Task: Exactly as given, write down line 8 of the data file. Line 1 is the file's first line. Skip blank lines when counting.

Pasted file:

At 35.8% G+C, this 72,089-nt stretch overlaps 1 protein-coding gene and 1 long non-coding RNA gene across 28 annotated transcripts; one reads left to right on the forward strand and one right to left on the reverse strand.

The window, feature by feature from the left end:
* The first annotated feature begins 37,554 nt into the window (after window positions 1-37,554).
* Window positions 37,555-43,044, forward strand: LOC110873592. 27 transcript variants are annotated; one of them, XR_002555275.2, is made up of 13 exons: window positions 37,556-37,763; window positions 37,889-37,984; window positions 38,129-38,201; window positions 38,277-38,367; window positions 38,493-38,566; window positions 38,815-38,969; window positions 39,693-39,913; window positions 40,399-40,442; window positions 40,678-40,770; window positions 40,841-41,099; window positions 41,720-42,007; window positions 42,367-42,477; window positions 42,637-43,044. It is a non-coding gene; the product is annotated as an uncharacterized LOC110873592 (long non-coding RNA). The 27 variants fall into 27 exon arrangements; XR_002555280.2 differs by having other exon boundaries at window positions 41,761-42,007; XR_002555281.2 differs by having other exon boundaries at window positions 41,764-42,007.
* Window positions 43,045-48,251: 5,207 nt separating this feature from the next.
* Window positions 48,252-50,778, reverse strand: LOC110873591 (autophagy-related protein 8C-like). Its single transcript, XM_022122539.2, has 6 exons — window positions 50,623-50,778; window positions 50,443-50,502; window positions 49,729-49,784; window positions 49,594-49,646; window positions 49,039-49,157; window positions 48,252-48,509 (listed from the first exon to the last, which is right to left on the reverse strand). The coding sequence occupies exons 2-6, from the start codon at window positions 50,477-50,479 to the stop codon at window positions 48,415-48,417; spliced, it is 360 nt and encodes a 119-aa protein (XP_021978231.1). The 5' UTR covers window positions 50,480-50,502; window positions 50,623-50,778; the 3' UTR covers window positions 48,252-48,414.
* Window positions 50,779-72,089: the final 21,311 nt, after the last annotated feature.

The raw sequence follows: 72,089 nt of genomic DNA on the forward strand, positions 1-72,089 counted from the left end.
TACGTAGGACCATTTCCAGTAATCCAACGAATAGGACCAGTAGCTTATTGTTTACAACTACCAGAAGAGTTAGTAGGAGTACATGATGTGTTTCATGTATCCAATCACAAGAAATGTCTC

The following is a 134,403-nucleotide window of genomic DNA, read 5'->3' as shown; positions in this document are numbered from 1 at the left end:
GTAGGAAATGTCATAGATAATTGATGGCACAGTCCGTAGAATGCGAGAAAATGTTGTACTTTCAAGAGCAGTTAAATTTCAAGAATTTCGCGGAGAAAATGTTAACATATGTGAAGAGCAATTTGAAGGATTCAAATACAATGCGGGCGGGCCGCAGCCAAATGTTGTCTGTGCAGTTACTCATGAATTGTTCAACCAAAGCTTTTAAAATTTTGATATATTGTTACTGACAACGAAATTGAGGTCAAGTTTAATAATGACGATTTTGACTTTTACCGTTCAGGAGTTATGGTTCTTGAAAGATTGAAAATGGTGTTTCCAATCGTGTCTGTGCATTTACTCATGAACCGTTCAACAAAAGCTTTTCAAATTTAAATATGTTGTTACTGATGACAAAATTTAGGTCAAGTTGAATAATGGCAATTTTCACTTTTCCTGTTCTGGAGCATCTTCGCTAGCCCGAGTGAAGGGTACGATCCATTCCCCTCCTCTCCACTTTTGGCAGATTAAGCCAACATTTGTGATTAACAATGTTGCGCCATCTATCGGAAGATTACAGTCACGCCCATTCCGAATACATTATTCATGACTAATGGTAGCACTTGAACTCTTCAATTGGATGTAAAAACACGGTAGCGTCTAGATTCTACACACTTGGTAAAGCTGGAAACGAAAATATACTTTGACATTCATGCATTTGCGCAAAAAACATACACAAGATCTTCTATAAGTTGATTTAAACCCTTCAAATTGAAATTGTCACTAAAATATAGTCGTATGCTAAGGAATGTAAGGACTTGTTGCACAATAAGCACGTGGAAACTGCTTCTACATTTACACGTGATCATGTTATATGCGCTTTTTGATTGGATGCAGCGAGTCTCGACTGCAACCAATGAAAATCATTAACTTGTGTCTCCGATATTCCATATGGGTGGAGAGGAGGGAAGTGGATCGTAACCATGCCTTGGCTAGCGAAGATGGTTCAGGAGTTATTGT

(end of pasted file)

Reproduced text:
The raw sequence follows: 72,089 nt of genomic DNA on the forward strand, positions 1-72,089 counted from the left end.